Not Zlatan The Next, But Isak The First
Written by Hasan Karim
Breaking out at just the age of 16, Alexander Isak has spent much of his young career living up to lofty expectations. He only has himself to blame, after a quite astonishing 2016.
Coming on as a substitute for his first-team debut at AIK as a 16-year-old, he scored away to fourth-tier Tenhults in February in the Swedish Cup group stage. And then, on his 17th birthday in a feisty Stockholm derby away to Djürgardens in September, Isak made an emphatic statement.
During the first half, the Swede made a darting run into the box, putting the ball in the net for his side, AIK. He then stood there, arms out, in front of the away end – almost as if to say, “remember the name, Alexander Isak”. He ended the night with a brace and the eyes of the nation on him, being dubbed ‘the new Zlatan Ibrahimovic’ – and so, a star was born.
Isak was just months into his first pro contract, and he repaid that faith that season with prolific form – 13 goals in 29 appearances in all competitions. He played in Europa League qualifiers, he established himself as a first-team regular. Come the end of the campaign, everyone was watching Sweden’s new star. But then he left the country.
The vultures had been circling, even as early as January 2017. Isak rejected moves all over Europe, notably including Real Madrid. But in the end, he opted for Germany in a transfer which saw him become the most expensive purchase in the history of Sweden’s top division.
His arrival at Borussia Dortmund was met with excitement - Bundesliga expert Critty Smith explains why the fans were so enthusiastic about his signing: “10 million euros for the ‘next Ibrahimovic’ - people thought he could be that good. He had a natural striking ability in Sweden and they thought he would be another property flip like Lewandowski, Sancho (soon to be), Götze, Hummels, Weigl, Kagawa, Dembélé, Aubameyang, among others.”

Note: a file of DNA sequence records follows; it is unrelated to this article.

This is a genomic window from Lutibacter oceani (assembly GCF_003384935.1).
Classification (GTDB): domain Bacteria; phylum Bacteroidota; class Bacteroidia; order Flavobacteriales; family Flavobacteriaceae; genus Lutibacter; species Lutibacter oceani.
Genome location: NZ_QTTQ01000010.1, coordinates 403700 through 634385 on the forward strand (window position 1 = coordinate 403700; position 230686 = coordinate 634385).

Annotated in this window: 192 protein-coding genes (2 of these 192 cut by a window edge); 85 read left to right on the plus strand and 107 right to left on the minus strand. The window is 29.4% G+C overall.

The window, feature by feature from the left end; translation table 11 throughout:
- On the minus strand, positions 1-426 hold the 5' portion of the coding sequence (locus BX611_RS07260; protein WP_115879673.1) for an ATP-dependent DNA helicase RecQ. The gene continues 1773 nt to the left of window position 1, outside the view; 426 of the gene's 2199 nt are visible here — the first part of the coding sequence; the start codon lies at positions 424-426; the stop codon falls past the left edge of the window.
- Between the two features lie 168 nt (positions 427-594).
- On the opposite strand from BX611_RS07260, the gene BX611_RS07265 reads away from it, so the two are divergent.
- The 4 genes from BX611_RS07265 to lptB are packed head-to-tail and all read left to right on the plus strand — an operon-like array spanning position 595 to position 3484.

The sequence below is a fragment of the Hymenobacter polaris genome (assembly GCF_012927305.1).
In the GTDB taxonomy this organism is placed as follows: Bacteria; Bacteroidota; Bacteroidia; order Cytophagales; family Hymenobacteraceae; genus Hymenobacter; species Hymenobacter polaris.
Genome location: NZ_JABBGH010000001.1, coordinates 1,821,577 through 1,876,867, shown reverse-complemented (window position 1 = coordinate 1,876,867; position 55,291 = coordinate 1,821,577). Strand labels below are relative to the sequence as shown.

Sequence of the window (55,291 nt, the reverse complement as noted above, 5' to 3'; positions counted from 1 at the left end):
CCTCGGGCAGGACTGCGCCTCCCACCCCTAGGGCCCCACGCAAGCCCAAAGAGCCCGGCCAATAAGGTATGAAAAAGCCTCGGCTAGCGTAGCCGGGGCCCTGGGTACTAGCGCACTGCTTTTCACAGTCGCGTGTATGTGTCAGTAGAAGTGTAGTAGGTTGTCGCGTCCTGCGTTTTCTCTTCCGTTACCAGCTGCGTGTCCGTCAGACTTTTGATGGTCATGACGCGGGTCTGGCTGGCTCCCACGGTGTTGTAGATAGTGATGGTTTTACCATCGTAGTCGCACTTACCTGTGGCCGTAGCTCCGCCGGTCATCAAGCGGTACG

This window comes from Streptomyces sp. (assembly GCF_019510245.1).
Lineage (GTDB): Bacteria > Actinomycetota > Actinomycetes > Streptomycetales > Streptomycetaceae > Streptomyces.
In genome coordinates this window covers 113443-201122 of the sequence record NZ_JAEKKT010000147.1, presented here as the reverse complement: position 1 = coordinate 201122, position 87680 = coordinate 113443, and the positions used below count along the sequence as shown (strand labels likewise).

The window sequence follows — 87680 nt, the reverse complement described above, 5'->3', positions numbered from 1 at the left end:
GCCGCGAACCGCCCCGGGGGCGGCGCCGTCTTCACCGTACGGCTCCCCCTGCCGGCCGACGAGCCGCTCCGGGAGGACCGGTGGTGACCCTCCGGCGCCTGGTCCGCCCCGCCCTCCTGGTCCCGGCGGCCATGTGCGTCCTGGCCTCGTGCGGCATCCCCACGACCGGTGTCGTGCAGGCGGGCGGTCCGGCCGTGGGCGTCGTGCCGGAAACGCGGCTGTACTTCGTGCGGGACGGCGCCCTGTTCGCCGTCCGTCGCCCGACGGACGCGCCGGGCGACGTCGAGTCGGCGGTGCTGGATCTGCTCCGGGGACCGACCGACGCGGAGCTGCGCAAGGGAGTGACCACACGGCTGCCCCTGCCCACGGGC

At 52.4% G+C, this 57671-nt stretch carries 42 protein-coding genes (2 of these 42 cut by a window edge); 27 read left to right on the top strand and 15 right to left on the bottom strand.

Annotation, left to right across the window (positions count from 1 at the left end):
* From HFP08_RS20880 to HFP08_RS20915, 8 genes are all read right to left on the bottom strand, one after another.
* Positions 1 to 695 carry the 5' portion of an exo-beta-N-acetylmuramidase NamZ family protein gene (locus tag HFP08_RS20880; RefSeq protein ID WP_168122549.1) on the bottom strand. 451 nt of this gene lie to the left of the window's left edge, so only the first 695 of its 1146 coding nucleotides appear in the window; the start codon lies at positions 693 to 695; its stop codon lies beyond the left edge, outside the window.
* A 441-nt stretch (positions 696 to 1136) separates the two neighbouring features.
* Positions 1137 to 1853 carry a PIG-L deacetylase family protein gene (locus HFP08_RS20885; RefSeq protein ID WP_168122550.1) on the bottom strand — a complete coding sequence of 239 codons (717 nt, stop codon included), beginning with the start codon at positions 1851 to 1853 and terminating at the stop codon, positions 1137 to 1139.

Surely the club’s reputation for nurturing young players’ potential would make this the ideal next step? “Dortmund is Germany’s largest and most powerful ‘selling club’,” says Smith, “but also one of the best developmental systems in the world. They have a high success rate of developing young talent into great players in a short amount of time.” However, the Swede struggled. Isak flitted between the second team, playing in the fourth tier, and the first team, but had to drop back down to Borussia Dortmund II to rediscover form.
When compared with fellow young star, Erling Braut Håland, fans wonder why Isak didn’t turn out the same - something Smith explains: “He is not like Håland. That’s where it went wrong. From the very first minute, he lacked that confidence of “man, I am better than you” - look at Håland, look at the swagger, and the confidence. That is what people thought Isak would be. It didn’t take long to see that he wasn’t.”
Perhaps the pressure of the media, and the expectation to be the next Ibra weighed heavy on the youngster’s shoulders. But as his young career progressed, it became more apparent the young Swede was nothing like his compatriot. Zlatan is known for his brash, outlandish and extroverted ways, whilst having a desire to be the biggest individual in the squad...but Isak? The total opposite, something that his former teammate Nils-Eric Johansson explained: “Zlatan wants to make a show; Isak doesn't. He is exactly the same on and off the pitch. Maybe some arrogance could actually have helped him." With his route to the Dortmund first team becoming less and less clear, current coach Lucien Favre ended up letting Isak join Dutch side Willem II on loan in January 2019 for the rest of the season. It was a necessary change of scene for the now 19-year-old to try to reignite his career.
And this move did work. His lone stint in the Eredivisie reminded the footballing world of his undoubted talent. In his 18 appearances in all competitions, the Swede contributed an impressive 14 goals – winning his side 1.3 points per game on average in the league.
Further statistical analysis also shows how well-rounded his skillset was during that campaign. In the Eredivisie, he was averaging two dribbles per game, just over one key pass per match and three shots per 90. His 60% conversion rate was well above that of the league average of 39%, further highlighting how clinical he is in front of goal.